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Alexander G. Chartrain, Ahmed J. Awad, Christopher A. Sarkiss, Rui Feng, Yangbo Liu, J Mocco, Joshua B. Bederson, Stephan A. Mayer, Neha S. Dangayach and Errol Gordon

OBJECTIVE

Patients who have experienced subarachnoid hemorrhage (SAH) often receive care in the setting of the ICU. However, SAH patients may not all require extended ICU admission. The authors established a protocol on January 1, 2015, to transfer select, low-risk patients to a step-down unit (SDU) to streamline care for SAH patients. This study describes the results of the implemented protocol.

METHODS

In this retrospective chart review, patients presenting with SAH between January 2011 and September 2016 were reviewed for inclusion. The control group consisted of patients admitted prior to establishment of the SDU transfer protocol, while the intervention group consisted of patients admitted afterward.

RESULTS

Of the patients in the intervention group, 79.2% (57/72) were transferred to the SDU during their admission. Of these transferred patients, 29.8% (17/57) required return to the neurosurgical ICU (NSICU). There were no instances of morbidity or mortality directly related to care in the SDU. Patients in the intervention group had a mean reduced NSICU length of stay, by 1.95 days, which trended toward significance, and a longer average hospitalization, by 2.7 days, which also trended toward significance. In-hospital mortality and 90-day readmission rate were not statistically different between the groups. In addition, early transfer timing prior to 7 days was associated with neither a higher return rate to the NSICU nor higher 90-day readmission rate.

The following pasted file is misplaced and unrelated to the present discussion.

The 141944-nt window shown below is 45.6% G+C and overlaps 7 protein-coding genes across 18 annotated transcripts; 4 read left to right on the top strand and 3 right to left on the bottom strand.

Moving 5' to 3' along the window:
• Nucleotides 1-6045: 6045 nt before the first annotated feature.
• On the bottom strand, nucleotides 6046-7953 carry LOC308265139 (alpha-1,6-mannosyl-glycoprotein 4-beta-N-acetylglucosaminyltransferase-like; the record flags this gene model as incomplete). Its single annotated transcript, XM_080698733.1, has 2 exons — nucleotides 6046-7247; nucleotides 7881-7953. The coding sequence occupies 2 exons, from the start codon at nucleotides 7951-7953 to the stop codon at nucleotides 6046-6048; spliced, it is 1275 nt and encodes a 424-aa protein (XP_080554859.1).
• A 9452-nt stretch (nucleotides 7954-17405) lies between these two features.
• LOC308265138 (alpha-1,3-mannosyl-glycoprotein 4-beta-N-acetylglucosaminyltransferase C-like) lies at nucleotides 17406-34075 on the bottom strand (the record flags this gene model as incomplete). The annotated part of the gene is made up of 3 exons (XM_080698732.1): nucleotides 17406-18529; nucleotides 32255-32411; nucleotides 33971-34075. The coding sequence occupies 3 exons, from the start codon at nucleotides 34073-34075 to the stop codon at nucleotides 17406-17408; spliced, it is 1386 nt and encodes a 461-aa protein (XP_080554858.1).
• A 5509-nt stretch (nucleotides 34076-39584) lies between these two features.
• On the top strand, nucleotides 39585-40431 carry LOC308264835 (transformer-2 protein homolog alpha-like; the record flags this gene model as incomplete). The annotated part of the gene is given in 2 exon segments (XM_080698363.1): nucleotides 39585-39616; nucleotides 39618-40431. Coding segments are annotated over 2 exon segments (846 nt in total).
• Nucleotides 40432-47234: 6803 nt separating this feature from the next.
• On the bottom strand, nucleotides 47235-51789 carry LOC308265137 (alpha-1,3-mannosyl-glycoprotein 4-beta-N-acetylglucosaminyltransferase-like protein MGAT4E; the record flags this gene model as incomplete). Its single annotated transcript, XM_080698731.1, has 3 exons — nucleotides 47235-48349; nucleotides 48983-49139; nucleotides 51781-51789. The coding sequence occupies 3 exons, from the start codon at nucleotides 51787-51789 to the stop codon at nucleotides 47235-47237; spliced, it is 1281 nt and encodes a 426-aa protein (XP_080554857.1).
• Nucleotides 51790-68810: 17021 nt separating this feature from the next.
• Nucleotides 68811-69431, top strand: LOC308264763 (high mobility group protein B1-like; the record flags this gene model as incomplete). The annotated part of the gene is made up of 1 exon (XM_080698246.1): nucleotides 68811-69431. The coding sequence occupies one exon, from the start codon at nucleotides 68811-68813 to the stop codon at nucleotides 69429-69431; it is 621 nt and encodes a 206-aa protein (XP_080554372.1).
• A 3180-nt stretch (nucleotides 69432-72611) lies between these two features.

CONCLUSIONS

In this retrospective study, the authors demonstrated that the transfer protocol was safe, feasible, and effective in reducing the ICU length of stay and was independent of transfer timing. Confirmation of these results is needed in a large, multicenter study.

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Ahmed J. Awad, Justin R. Mascitelli, Reham R. Haroun, Reade A. De Leacy, Johanna T. Fifi and J Mocco